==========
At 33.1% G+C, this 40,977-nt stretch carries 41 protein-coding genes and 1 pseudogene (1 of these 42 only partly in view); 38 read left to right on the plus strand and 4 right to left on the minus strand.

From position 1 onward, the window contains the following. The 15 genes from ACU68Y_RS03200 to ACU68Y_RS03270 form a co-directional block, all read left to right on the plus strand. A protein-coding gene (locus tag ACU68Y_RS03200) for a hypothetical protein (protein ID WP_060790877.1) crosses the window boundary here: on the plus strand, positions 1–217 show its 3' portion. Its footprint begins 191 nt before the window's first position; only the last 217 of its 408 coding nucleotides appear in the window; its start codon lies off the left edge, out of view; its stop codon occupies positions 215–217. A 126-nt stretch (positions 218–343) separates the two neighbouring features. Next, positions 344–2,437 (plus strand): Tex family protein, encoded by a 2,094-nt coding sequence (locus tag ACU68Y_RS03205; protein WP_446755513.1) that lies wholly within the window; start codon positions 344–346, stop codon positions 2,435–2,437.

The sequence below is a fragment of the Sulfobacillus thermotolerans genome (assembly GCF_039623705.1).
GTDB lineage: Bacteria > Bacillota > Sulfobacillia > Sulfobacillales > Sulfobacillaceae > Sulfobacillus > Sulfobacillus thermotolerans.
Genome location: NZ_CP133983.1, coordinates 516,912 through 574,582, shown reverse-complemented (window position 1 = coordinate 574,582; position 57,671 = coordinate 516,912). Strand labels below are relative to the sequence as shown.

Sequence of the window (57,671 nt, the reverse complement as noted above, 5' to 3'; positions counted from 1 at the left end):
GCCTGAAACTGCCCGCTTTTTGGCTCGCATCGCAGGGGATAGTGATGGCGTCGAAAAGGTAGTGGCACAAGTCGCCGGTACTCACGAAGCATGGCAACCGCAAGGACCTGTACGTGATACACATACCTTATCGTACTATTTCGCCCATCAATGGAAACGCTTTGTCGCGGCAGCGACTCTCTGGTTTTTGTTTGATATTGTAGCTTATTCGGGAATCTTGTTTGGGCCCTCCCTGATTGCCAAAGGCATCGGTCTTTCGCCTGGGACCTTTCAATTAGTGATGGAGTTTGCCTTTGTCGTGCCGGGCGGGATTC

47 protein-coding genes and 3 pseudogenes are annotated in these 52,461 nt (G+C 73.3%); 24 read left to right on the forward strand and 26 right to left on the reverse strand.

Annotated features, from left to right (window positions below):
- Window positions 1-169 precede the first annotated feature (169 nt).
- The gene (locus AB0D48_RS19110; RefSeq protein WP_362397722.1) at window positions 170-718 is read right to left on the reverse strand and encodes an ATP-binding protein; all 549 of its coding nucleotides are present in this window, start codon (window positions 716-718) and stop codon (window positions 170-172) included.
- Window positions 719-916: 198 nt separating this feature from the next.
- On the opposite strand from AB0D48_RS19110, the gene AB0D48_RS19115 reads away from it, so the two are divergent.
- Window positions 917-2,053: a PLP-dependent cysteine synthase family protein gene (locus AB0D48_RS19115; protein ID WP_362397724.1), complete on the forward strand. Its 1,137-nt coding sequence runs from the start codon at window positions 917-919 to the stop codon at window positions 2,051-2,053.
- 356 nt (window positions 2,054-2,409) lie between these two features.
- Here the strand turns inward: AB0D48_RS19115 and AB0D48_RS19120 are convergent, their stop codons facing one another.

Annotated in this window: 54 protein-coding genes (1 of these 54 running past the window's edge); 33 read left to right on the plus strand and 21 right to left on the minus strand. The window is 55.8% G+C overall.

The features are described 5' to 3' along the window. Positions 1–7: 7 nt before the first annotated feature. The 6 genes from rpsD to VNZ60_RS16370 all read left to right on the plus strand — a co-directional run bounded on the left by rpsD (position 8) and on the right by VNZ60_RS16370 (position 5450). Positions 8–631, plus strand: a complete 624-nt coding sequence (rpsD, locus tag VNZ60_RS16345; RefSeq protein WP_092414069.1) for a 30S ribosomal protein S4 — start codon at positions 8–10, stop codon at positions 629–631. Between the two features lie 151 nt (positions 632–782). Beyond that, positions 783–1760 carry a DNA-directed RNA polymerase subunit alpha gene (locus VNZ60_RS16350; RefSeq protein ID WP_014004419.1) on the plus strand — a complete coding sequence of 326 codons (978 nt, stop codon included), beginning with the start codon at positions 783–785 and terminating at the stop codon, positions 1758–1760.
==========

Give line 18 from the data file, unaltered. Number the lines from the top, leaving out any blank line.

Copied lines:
The features are described 5' to 3' along the window. Positions 1–7: 7 nt before the first annotated feature. The 6 genes from rpsD to VNZ60_RS16370 all read left to right on the plus strand — a co-directional run bounded on the left by rpsD (position 8) and on the right by VNZ60_RS16370 (position 5450). Positions 8–631, plus strand: a complete 624-nt coding sequence (rpsD, locus tag VNZ60_RS16345; RefSeq protein WP_092414069.1) for a 30S ribosomal protein S4 — start codon at positions 8–10, stop codon at positions 629–631. Between the two features lie 151 nt (positions 632–782). Beyond that, positions 783–1760 carry a DNA-directed RNA polymerase subunit alpha gene (locus VNZ60_RS16350; RefSeq protein ID WP_014004419.1) on the plus strand — a complete coding sequence of 326 codons (978 nt, stop codon included), beginning with the start codon at positions 783–785 and terminating at the stop codon, positions 1758–1760.